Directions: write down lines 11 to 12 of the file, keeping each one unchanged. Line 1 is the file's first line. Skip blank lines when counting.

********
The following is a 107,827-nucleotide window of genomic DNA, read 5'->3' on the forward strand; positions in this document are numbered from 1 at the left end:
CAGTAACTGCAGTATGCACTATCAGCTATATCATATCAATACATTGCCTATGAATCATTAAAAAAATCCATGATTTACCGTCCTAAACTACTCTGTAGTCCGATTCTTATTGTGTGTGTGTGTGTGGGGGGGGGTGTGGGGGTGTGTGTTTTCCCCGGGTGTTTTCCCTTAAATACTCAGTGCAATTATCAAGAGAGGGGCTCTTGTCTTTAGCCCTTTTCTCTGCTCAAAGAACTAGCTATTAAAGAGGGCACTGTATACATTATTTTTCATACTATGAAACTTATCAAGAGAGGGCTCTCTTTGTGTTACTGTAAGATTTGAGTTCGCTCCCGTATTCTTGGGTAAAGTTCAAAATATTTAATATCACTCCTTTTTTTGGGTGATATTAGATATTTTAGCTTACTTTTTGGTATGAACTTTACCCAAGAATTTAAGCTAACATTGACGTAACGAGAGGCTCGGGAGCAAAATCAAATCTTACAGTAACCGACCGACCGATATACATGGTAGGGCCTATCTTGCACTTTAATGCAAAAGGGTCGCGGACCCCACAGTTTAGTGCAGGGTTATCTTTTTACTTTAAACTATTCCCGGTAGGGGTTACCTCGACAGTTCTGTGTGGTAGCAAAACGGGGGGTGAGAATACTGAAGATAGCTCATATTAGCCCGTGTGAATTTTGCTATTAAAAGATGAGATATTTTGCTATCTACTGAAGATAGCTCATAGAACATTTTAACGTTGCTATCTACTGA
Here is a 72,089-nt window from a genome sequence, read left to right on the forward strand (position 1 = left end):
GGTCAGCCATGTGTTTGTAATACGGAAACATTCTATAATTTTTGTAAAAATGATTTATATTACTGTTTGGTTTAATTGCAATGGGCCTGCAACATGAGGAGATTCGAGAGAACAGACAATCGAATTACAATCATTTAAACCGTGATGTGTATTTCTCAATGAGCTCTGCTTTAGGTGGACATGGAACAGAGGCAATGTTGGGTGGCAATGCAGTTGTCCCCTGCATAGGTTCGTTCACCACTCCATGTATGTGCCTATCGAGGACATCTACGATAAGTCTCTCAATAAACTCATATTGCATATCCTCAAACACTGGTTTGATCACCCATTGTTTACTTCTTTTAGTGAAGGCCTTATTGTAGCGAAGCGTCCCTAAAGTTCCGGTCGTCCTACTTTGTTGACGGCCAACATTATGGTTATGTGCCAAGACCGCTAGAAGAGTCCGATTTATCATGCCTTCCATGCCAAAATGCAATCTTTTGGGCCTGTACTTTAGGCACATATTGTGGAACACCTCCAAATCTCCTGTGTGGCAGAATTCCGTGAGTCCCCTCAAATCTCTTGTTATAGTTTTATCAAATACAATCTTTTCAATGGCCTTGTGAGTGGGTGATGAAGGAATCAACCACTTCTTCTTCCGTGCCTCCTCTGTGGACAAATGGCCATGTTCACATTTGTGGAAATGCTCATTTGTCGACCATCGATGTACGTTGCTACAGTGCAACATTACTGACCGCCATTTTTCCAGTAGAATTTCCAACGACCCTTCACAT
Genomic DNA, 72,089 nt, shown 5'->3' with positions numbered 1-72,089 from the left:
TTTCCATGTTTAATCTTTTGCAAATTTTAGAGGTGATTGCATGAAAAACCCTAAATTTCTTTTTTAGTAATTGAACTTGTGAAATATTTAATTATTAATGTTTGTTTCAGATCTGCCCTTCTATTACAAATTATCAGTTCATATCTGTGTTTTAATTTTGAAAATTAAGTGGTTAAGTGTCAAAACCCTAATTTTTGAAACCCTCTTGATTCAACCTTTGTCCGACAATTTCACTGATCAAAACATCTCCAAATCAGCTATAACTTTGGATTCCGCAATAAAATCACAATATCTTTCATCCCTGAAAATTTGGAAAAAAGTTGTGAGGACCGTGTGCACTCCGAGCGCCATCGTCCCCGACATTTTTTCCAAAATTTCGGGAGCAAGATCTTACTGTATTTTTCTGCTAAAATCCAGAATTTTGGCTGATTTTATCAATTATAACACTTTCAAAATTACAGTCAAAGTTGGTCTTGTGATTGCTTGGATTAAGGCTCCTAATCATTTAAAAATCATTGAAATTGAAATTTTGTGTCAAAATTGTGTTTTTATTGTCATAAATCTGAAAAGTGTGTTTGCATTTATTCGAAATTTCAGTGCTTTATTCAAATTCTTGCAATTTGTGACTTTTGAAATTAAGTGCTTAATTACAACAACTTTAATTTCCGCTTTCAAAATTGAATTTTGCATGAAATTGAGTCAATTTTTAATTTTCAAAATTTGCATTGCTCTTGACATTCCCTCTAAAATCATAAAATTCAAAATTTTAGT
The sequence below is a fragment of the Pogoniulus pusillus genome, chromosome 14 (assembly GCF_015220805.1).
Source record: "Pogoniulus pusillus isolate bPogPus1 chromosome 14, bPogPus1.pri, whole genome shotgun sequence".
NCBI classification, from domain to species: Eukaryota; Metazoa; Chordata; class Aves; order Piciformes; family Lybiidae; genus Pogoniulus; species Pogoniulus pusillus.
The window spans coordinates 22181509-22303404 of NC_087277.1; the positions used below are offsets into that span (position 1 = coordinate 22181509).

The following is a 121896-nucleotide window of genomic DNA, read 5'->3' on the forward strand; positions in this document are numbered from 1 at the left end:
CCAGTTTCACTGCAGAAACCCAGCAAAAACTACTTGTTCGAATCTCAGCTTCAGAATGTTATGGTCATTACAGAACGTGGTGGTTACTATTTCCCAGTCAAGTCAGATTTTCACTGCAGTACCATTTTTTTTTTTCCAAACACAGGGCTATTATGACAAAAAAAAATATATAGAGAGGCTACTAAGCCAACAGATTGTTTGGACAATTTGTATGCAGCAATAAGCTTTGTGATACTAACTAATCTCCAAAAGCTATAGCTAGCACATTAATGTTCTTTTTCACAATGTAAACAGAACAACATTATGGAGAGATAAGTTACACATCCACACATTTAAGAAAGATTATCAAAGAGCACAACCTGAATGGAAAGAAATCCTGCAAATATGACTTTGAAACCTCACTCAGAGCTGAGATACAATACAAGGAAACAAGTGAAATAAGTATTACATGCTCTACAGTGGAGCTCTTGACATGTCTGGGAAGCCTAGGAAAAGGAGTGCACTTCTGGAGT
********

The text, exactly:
The following is a 121896-nucleotide window of genomic DNA, read 5'->3' on the forward strand; positions in this document are numbered from 1 at the left end:
CCAGTTTCACTGCAGAAACCCAGCAAAAACTACTTGTTCGAATCTCAGCTTCAGAATGTTATGGTCATTACAGAACGTGGTGGTTACTATTTCCCAGTCAAGTCAGATTTTCACTGCAGTACCATTTTTTTTTTTCCAAACACAGGGCTATTATGACAAAAAAAAATATATAGAGAGGCTACTAAGCCAACAGATTGTTTGGACAATTTGTATGCAGCAATAAGCTTTGTGATACTAACTAATCTCCAAAAGCTATAGCTAGCACATTAATGTTCTTTTTCACAATGTAAACAGAACAACATTATGGAGAGATAAGTTACACATCCACACATTTAAGAAAGATTATCAAAGAGCACAACCTGAATGGAAAGAAATCCTGCAAATATGACTTTGAAACCTCACTCAGAGCTGAGATACAATACAAGGAAACAAGTGAAATAAGTATTACATGCTCTACAGTGGAGCTCTTGACATGTCTGGGAAGCCTAGGAAAAGGAGTGCACTTCTGGAGT